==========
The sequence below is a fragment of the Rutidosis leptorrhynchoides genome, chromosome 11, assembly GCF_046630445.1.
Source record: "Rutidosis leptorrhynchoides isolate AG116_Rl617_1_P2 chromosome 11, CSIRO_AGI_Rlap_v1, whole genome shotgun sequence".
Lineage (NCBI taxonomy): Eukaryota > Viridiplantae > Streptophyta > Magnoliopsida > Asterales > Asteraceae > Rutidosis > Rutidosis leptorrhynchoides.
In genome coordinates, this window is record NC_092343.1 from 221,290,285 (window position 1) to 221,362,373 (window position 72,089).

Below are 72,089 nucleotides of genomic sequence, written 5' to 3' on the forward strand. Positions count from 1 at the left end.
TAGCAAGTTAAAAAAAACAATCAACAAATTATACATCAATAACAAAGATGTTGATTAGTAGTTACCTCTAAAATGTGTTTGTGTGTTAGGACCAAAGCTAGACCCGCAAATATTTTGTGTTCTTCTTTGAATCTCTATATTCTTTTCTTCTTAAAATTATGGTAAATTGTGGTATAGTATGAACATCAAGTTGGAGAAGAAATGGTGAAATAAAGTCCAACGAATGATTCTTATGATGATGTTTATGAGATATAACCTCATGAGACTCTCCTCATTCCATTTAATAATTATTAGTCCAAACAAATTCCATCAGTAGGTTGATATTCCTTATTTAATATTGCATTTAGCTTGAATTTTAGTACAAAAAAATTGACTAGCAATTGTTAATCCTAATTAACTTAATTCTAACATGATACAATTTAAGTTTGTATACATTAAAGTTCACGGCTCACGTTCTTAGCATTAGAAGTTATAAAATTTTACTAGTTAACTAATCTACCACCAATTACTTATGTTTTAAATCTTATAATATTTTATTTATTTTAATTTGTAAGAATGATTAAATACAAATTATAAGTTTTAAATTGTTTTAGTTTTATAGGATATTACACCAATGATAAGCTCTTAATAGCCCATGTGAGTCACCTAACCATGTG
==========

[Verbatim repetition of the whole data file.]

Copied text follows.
The sequence below is a fragment of the Rutidosis leptorrhynchoides genome, chromosome 11, assembly GCF_046630445.1.
Source record: "Rutidosis leptorrhynchoides isolate AG116_Rl617_1_P2 chromosome 11, CSIRO_AGI_Rlap_v1, whole genome shotgun sequence".
Lineage (NCBI taxonomy): Eukaryota > Viridiplantae > Streptophyta > Magnoliopsida > Asterales > Asteraceae > Rutidosis > Rutidosis leptorrhynchoides.
In genome coordinates, this window is record NC_092343.1 from 221,290,285 (window position 1) to 221,362,373 (window position 72,089).

Below are 72,089 nucleotides of genomic sequence, written 5' to 3' on the forward strand. Positions count from 1 at the left end.
TAGCAAGTTAAAAAAAACAATCAACAAATTATACATCAATAACAAAGATGTTGATTAGTAGTTACCTCTAAAATGTGTTTGTGTGTTAGGACCAAAGCTAGACCCGCAAATATTTTGTGTTCTTCTTTGAATCTCTATATTCTTTTCTTCTTAAAATTATGGTAAATTGTGGTATAGTATGAACATCAAGTTGGAGAAGAAATGGTGAAATAAAGTCCAACGAATGATTCTTATGATGATGTTTATGAGATATAACCTCATGAGACTCTCCTCATTCCATTTAATAATTATTAGTCCAAACAAATTCCATCAGTAGGTTGATATTCCTTATTTAATATTGCATTTAGCTTGAATTTTAGTACAAAAAAATTGACTAGCAATTGTTAATCCTAATTAACTTAATTCTAACATGATACAATTTAAGTTTGTATACATTAAAGTTCACGGCTCACGTTCTTAGCATTAGAAGTTATAAAATTTTACTAGTTAACTAATCTACCACCAATTACTTATGTTTTAAATCTTATAATATTTTATTTATTTTAATTTGTAAGAATGATTAAATACAAATTATAAGTTTTAAATTGTTTTAGTTTTATAGGATATTACACCAATGATAAGCTCTTAATAGCCCATGTGAGTCACCTAACCATGTG